Student or Learner
Would you tell me your opinion concerning the interpretations of the expression in bald in the following sentences?
There will be a row. I knew there would: and began all the fat’s in the fire. (E. Thackeray, “Pendennis” )
The fat was in the fire when a journalist Jack Scantlebury, having a look round for English investors, said in an article to the newspapers that hundreds of thousands of pounds was being lost by shareholders, through gold stealing on the mines. (K. S. Pritchard, “Golden Miles”)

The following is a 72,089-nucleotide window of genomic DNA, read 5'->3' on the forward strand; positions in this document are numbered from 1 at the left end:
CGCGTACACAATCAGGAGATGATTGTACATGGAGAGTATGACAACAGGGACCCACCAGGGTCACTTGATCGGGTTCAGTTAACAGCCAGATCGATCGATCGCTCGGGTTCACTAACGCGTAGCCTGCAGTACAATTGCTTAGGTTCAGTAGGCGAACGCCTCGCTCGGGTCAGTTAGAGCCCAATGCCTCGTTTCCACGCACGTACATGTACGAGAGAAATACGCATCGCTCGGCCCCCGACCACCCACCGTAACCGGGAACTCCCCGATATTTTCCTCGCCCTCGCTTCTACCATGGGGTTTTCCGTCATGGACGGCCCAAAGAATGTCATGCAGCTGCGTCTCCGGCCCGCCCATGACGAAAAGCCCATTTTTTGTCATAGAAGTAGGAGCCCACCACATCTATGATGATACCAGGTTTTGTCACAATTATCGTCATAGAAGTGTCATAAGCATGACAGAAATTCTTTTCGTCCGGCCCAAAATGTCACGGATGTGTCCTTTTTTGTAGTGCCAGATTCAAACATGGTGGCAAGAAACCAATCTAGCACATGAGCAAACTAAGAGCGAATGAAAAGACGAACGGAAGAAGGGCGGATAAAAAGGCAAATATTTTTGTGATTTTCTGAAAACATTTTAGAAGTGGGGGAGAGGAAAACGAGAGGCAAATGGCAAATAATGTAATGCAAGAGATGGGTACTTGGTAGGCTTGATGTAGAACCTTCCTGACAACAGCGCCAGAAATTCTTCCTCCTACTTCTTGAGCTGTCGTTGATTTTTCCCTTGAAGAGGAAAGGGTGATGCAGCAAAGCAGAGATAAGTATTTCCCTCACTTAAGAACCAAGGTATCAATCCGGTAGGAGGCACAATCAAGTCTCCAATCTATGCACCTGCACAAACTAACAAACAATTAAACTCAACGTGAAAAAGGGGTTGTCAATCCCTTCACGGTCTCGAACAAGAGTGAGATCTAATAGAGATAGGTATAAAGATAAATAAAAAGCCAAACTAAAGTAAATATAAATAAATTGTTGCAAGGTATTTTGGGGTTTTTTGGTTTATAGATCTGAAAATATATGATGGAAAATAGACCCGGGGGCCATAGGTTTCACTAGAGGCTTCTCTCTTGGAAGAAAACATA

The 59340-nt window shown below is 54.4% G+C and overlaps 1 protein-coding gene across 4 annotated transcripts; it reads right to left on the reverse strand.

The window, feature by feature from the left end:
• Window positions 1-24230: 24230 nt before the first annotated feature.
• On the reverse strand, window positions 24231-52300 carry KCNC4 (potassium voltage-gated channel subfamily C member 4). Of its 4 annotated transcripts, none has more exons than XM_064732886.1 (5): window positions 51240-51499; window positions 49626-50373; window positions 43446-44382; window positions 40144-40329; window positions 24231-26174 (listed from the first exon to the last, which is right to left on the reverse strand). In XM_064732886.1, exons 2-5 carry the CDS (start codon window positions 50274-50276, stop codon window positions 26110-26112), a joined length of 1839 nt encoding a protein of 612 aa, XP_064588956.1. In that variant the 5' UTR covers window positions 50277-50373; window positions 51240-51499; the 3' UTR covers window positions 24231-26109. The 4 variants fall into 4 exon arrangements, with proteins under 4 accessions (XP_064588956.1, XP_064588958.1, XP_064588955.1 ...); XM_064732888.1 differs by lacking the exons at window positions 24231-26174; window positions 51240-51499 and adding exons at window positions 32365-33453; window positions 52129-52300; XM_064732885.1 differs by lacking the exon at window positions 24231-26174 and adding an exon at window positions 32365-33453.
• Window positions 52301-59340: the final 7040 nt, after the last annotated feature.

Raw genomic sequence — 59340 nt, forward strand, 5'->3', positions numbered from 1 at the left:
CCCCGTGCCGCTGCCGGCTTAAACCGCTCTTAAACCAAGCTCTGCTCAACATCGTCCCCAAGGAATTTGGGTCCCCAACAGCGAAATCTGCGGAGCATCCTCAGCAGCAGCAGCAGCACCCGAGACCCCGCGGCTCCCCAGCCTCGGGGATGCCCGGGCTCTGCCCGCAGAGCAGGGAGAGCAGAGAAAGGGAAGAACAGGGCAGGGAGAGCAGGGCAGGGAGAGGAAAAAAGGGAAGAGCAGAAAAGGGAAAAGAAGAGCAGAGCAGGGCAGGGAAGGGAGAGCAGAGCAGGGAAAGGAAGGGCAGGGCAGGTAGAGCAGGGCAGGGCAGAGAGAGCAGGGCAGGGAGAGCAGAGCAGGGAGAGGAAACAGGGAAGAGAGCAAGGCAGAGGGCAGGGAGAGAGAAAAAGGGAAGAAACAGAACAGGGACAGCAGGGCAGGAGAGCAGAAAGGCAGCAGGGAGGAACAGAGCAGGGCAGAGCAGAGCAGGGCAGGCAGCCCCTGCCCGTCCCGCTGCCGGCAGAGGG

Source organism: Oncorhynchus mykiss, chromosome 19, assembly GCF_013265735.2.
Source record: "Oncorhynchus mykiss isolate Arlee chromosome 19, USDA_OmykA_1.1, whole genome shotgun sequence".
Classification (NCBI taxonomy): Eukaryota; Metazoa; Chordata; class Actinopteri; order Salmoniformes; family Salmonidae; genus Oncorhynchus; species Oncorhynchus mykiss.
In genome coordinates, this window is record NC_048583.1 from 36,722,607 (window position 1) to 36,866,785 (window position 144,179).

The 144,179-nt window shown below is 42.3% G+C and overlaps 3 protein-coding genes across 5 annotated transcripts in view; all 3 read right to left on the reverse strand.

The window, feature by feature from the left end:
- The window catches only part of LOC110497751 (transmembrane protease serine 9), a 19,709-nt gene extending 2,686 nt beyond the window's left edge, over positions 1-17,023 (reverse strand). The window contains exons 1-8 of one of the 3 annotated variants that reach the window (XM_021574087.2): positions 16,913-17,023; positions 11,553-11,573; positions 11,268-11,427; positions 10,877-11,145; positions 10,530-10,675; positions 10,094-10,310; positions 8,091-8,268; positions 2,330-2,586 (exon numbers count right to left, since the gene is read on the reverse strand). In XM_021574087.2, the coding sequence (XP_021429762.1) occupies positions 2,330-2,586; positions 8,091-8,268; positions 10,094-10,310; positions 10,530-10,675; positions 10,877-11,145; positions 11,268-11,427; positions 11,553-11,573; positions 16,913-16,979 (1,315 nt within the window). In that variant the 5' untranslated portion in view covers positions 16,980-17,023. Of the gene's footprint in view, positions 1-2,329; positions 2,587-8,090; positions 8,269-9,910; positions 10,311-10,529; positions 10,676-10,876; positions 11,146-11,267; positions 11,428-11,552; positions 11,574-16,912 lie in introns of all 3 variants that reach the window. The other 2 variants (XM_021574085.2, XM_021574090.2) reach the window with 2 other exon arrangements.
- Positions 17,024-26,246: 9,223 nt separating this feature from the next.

"Yes," murmured Sir Lawrence, watching her, "the fat is in the fire,'' as old Forsyte would have said. (J. Galsworthy)
the fat is in the fire = bad things, trouble, a catchy bit of work, things are getting complicated, a step has been taken, some* thing done, which commits to further action, or will produce excitements, indignation
Thanks for your efforts.
***Not a teacher***
I think your definition is a good one.
The Cambridge Advanced Learner's Dictionary has:
said when something has been said or done that will cause a lot of trouble"
I guess when fat spills out of a saucepan into the flames on the cooker, you get a sudden burst of fire - perhaps this is where the expression derives from.